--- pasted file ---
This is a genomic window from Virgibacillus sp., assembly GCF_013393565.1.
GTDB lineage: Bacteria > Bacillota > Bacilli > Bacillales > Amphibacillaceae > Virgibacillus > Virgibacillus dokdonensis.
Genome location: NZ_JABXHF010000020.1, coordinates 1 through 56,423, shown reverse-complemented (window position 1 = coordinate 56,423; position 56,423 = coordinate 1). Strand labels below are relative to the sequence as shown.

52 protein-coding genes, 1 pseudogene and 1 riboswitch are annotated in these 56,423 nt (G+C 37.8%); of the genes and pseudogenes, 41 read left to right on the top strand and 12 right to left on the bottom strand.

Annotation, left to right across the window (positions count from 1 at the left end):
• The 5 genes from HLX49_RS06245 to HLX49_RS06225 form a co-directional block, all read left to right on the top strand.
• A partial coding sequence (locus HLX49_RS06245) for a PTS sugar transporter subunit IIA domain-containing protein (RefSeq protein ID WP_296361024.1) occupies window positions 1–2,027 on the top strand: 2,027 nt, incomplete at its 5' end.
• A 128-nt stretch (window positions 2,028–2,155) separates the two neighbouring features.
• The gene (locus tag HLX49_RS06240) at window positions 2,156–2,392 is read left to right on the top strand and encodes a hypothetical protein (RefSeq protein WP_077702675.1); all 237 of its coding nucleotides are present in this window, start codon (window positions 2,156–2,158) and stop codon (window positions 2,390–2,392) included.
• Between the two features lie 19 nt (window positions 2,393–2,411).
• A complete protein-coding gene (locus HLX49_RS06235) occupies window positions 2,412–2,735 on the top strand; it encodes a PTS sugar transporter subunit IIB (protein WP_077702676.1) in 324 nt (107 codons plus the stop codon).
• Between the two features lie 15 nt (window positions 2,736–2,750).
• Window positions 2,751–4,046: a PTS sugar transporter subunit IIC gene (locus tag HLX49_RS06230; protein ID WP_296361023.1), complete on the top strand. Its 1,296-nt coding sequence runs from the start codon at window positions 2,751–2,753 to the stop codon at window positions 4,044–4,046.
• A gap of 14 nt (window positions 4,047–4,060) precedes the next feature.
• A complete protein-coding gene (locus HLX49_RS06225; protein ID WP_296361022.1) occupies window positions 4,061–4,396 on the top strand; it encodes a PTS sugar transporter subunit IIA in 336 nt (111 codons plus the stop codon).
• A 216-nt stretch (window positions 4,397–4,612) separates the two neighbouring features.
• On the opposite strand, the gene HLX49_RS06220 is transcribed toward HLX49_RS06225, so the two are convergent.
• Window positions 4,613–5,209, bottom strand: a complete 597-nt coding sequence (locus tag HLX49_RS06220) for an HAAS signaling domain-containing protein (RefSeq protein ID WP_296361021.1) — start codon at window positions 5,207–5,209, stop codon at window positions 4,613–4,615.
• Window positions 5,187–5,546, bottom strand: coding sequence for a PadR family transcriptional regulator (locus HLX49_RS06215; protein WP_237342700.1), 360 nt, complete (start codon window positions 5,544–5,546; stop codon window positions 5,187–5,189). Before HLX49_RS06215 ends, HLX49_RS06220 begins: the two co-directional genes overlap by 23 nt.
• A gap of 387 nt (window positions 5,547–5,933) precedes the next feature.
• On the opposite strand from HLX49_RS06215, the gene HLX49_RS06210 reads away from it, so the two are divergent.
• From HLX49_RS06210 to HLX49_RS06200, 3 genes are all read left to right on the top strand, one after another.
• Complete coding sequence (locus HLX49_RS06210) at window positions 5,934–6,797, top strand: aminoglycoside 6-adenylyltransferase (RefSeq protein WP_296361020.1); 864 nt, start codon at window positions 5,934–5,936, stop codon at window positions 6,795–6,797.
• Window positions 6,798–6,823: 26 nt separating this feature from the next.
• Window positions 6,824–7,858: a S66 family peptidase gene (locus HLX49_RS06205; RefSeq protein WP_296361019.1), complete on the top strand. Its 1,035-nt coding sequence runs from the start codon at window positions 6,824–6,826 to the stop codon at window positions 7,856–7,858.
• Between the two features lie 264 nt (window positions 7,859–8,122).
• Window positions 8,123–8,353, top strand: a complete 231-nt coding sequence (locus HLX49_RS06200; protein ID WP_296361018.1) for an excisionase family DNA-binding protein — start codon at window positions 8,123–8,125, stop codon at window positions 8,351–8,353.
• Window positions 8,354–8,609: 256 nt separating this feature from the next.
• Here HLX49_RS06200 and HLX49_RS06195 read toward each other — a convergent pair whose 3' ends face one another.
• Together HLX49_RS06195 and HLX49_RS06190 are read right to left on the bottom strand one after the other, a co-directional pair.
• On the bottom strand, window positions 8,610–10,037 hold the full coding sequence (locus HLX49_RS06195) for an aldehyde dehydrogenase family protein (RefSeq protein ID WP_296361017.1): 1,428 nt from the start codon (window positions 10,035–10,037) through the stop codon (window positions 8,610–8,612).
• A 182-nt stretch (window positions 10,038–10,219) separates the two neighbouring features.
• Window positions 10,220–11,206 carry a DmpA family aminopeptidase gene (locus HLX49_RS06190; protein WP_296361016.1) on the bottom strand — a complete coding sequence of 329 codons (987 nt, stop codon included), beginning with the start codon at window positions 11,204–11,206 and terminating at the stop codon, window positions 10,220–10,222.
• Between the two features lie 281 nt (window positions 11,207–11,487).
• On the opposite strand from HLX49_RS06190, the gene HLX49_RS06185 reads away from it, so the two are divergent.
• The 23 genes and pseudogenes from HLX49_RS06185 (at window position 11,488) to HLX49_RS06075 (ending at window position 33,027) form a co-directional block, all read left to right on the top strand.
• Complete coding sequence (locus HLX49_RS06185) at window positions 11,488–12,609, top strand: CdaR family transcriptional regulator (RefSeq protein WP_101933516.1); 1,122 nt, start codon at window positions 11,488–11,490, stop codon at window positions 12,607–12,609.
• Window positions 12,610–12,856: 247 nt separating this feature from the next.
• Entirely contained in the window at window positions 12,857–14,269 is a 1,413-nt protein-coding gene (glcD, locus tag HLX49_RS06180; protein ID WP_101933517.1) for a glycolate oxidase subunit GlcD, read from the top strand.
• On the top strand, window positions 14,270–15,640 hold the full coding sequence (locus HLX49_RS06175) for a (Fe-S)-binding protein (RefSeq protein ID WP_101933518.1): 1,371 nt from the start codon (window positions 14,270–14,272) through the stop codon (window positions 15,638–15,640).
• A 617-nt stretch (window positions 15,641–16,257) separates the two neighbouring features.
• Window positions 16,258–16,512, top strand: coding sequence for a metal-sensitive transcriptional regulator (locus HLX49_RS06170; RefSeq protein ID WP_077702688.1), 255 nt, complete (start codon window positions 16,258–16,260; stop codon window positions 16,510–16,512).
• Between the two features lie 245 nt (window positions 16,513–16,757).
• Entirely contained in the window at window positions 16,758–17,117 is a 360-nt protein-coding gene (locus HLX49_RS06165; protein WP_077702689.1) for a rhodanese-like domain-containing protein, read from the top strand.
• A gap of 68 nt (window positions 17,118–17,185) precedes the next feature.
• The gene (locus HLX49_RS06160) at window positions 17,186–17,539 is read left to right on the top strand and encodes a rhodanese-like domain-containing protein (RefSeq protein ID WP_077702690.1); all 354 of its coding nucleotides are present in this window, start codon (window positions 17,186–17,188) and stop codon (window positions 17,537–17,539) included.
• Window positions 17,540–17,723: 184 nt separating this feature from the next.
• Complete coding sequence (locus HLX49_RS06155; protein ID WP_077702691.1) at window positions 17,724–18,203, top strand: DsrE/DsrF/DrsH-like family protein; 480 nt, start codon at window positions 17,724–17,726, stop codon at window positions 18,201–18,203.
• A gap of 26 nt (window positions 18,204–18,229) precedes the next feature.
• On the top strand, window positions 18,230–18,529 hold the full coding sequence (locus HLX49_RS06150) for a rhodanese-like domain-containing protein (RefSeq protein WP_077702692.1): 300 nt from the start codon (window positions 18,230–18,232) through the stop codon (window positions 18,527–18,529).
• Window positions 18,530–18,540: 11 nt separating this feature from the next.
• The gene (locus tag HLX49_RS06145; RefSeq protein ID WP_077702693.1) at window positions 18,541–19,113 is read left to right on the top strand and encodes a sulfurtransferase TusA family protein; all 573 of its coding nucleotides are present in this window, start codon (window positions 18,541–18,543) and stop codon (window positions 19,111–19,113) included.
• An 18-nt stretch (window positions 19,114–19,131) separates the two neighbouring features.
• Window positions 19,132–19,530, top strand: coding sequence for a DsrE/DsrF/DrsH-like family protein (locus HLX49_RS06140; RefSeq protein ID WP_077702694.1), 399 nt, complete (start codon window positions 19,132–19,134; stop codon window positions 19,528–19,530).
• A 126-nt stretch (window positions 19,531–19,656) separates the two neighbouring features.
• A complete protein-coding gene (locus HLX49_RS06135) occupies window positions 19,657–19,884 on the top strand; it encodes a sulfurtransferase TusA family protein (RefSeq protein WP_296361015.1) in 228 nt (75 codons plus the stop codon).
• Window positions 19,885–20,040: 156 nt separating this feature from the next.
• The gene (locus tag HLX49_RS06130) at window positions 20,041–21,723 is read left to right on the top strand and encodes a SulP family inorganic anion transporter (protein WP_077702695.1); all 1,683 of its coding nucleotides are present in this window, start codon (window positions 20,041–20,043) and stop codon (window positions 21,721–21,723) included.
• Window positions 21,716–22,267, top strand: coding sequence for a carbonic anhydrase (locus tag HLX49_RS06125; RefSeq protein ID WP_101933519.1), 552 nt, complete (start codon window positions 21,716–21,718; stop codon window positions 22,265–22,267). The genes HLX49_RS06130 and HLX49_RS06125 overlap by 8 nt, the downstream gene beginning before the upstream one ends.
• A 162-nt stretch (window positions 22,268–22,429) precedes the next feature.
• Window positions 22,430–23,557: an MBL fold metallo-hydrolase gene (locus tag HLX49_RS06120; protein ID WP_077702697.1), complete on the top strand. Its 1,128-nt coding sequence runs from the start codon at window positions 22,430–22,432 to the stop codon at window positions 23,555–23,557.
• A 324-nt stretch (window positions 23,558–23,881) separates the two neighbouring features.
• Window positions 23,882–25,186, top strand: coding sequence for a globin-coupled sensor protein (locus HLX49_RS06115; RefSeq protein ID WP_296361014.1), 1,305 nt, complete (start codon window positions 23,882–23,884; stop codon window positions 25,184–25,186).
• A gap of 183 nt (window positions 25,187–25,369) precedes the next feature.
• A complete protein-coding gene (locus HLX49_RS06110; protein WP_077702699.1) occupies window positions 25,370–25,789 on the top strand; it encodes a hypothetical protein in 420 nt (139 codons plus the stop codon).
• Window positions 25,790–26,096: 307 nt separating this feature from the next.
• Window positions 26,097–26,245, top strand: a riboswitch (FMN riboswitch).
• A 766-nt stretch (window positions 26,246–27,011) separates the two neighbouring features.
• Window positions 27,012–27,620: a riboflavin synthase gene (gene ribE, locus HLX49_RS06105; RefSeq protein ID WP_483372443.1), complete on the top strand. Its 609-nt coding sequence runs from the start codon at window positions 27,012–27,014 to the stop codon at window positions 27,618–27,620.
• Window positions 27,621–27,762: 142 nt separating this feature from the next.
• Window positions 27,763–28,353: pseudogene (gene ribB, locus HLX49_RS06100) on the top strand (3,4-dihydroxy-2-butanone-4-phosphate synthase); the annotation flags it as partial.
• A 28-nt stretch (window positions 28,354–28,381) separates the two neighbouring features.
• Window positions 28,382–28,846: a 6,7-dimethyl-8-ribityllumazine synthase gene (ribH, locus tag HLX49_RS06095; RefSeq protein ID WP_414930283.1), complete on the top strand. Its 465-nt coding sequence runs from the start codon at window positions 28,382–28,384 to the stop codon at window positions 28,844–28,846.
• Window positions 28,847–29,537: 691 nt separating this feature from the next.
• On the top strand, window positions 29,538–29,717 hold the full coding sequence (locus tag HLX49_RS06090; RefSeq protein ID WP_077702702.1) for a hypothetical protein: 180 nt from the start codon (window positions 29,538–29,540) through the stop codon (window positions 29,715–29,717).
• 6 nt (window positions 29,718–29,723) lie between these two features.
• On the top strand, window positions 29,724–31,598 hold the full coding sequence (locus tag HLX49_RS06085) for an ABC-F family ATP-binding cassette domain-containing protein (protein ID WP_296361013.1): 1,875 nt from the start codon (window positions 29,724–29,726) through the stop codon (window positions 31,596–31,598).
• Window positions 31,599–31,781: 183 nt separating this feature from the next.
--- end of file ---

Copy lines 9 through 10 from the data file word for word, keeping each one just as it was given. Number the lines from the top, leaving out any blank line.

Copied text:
• The gene (locus tag HLX49_RS06240) at window positions 2,156–2,392 is read left to right on the top strand and encodes a hypothetical protein (RefSeq protein WP_077702675.1); all 237 of its coding nucleotides are present in this window, start codon (window positions 2,156–2,158) and stop codon (window positions 2,390–2,392) included.
• Between the two features lie 19 nt (window positions 2,393–2,411).